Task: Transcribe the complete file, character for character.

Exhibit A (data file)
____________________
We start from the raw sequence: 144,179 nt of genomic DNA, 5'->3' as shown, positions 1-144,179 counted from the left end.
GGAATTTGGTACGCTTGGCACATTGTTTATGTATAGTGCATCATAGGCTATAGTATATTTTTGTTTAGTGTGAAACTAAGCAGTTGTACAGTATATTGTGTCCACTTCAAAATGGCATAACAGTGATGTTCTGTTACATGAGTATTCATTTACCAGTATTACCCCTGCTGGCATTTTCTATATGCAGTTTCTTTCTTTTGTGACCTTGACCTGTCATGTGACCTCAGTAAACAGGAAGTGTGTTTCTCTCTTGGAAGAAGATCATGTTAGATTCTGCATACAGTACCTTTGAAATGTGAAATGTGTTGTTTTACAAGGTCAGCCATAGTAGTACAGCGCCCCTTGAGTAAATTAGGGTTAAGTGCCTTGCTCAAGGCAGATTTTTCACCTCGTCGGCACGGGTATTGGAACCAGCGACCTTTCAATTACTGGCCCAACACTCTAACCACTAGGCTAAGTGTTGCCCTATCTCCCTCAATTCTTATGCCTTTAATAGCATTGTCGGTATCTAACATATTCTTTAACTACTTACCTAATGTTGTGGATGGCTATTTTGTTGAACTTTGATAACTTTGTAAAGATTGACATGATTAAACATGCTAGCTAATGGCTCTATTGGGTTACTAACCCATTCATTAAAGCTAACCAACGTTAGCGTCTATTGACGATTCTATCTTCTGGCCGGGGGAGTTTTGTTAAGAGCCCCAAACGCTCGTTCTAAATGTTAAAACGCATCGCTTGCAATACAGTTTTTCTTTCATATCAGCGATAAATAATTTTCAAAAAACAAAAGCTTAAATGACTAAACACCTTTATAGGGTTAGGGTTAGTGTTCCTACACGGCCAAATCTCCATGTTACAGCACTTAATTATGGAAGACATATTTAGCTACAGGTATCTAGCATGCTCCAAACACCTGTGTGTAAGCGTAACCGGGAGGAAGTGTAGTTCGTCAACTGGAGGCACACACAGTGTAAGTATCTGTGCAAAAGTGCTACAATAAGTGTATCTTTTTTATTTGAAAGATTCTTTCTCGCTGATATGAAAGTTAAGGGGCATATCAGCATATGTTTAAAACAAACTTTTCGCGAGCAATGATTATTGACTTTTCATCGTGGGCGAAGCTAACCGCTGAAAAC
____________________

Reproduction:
We start from the raw sequence: 144,179 nt of genomic DNA, 5'->3' as shown, positions 1-144,179 counted from the left end.
GGAATTTGGTACGCTTGGCACATTGTTTATGTATAGTGCATCATAGGCTATAGTATATTTTTGTTTAGTGTGAAACTAAGCAGTTGTACAGTATATTGTGTCCACTTCAAAATGGCATAACAGTGATGTTCTGTTACATGAGTATTCATTTACCAGTATTACCCCTGCTGGCATTTTCTATATGCAGTTTCTTTCTTTTGTGACCTTGACCTGTCATGTGACCTCAGTAAACAGGAAGTGTGTTTCTCTCTTGGAAGAAGATCATGTTAGATTCTGCATACAGTACCTTTGAAATGTGAAATGTGTTGTTTTACAAGGTCAGCCATAGTAGTACAGCGCCCCTTGAGTAAATTAGGGTTAAGTGCCTTGCTCAAGGCAGATTTTTCACCTCGTCGGCACGGGTATTGGAACCAGCGACCTTTCAATTACTGGCCCAACACTCTAACCACTAGGCTAAGTGTTGCCCTATCTCCCTCAATTCTTATGCCTTTAATAGCATTGTCGGTATCTAACATATTCTTTAACTACTTACCTAATGTTGTGGATGGCTATTTTGTTGAACTTTGATAACTTTGTAAAGATTGACATGATTAAACATGCTAGCTAATGGCTCTATTGGGTTACTAACCCATTCATTAAAGCTAACCAACGTTAGCGTCTATTGACGATTCTATCTTCTGGCCGGGGGAGTTTTGTTAAGAGCCCCAAACGCTCGTTCTAAATGTTAAAACGCATCGCTTGCAATACAGTTTTTCTTTCATATCAGCGATAAATAATTTTCAAAAAACAAAAGCTTAAATGACTAAACACCTTTATAGGGTTAGGGTTAGTGTTCCTACACGGCCAAATCTCCATGTTACAGCACTTAATTATGGAAGACATATTTAGCTACAGGTATCTAGCATGCTCCAAACACCTGTGTGTAAGCGTAACCGGGAGGAAGTGTAGTTCGTCAACTGGAGGCACACACAGTGTAAGTATCTGTGCAAAAGTGCTACAATAAGTGTATCTTTTTTATTTGAAAGATTCTTTCTCGCTGATATGAAAGTTAAGGGGCATATCAGCATATGTTTAAAACAAACTTTTCGCGAGCAATGATTATTGACTTTTCATCGTGGGCGAAGCTAACCGCTGAAAAC